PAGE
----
Richmond’s Ben Gardner, left, collides with Bangor Christian goalie Jeremiah McNally durig the Class D state championship game Saturday at Hampden Academy. (Kevin Bennett, for the Kennebec Journal)
HAMPDEN — The tears were still welled up in Richmond High School forward Zach Small’s eyes when he said the words no athlete wants to say after the last game of a season, particularly one as successful as the Richmond boys soccer team’s.
“It just wasn’t meant to be,” he said.
It was difficult to argue with him, particularly after Richmond had generated chance after chance in its Class D state championship matchup, peppering its Bangor Christian opponent and keeper Austin Keib with one shot on goal after another.
The Bobcats just needed a break. They never got one. Bangor Christian did, getting a goal off a header from Tyler Lehman, and it was the only one the Patriots needed for a 1-0 victory at Hampden Academy on Saturday, and their second straight D title and seventh in the last nine years.
“It is very emotional,” senior forward Matt Rines said. “Our entire team worked really hard, we came a long way. I’m disappointed that we came out on the wrong end, but I’m nothing but thankful and proud to be with this amazing group of teammates.”
There were emotions on both sides, though Bangor Christian’s was rooted in vengeance. The Patriots’ trophy case is extensive, but they still think of the one that got away — a 3-0 loss to Richmond in 2014, when their seniors were in their freshman years.
Three years later, the favor has been returned.
“The guys really wanted to play Richmond,” Patriots (16-2) coach Aaron Wilcox said. “They’ve been talking about this for a while. They really, really wanted this.”
The Patriots made the task easier for themselves by striking first. The teams took turns in each other’s end in the opening minutes, and in the 12th, Erik Gorczok sent a cross over to the front of the Richmond (16-2) net. Keeper Trystin Shea got caught up in the traffic in front while going for the ball, and Lehman was in position to head it into the net for the 1-0 lead.
“It felt great. It’s a life-changing experience, definitely,” Lehman said. “It was a team effort. It wasn’t just on me. I was just lucky enough to put the final goal in.”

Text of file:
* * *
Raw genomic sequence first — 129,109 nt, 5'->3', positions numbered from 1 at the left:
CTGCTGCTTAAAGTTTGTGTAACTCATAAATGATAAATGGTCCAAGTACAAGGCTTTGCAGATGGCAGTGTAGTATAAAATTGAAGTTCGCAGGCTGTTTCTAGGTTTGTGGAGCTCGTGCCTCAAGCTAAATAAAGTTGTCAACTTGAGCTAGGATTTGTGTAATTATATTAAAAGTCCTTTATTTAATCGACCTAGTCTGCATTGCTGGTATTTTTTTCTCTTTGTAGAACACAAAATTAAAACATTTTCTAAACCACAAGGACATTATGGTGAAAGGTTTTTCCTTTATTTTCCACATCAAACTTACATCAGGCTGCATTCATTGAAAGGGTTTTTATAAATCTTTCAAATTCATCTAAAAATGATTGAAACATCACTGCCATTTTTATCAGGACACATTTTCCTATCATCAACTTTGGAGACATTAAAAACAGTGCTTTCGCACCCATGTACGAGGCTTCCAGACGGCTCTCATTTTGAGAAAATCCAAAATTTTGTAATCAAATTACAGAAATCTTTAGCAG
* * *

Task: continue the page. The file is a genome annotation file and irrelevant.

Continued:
Bangor Christian continued to generate pressure the rest of the half, but in the second, Richmond took over. The pace began to more closely resemble that of a hockey game’s as Richmond sent one through ball and long pass after another through or over the Patriots defense, relying on the speed of Small, Rines, Nick Adams and Andrew Vachon to chase them in the Bangor Christian end.
“I thought probably it would be like that,” Richmond coach Peter Gardner said. “We decided, you know what? We’ve worked our tail off. Let’s just go out and play and attack. Attack, attack, attack and see what happens, instead of sitting back and playing defense.”
It seemed like a matter of time before the approach would pay off. Richmond put six shots on goal and generated three of its four corners in the second half, and the chances looked good. Small had a shot from 20 yards out get snagged by Keib (nine saves) in the 44th minute, and then had a ball sail just wide right from 25 out in the 47th. Nate Kendrick had a shot from over 30 yards out in the 45th minute get stopped and covered up by Keib before Vachon could finish it off, and Vachon then had a try from the back of the box go right into Keib’s arms in the 52nd.
Somehow, nothing got through.
“We had three or four chances where the goal was wide open,” Small said, “and we just couldn’t put the ball in the back of the net.”
“I’m very surprised we didn’t put one in,” Rines added. “Luck just wasn’t on our side today. We just couldn’t put it in the net.”
Richmond’s best chance came in the 75th minute. Kendrick had a shot from the back of the box get deflected by Keib, sending the ball into the air and prompting Bobcats and Patriots alike to gather underneath it. Rines won the battle and tried to head it into the net, only for the try to veer just wide left.
“I crashed the goal, knowing he was probably going to let a rebound up,” said Rines, who also sent a header off a cross from Kendrick high in the final minute. “I just tried to put it back over him, but it just went too wide and our guy couldn’t get to it. It is what it is.”
The two plays were a final gasp for Richmond, which came as a relief to Wilcox on the other sideline.
“To keep it that close, that was crazy,” he said. “That was our third game in a row in the playoffs 1-0, and I’ve had enough.”
It was a bitter ending for Richmond’s 10 seniors, who overcame key graduations to keep the Bobcats atop the D South power structure.
“We didn’t think we were ever going to be in this spot again,” Small said. “No one thought we were going to be here.”
Small knew where to give credit for Richmond’s success, however. And it’s why he thinks the Bobcats will survive this wave of departures as well.
“We didn’t believe in ourselves, and it takes a special coach like Coach Gardner to get a group of kids and get them to believe in themselves,” he said. “Best coach in Maine, in my opinion.”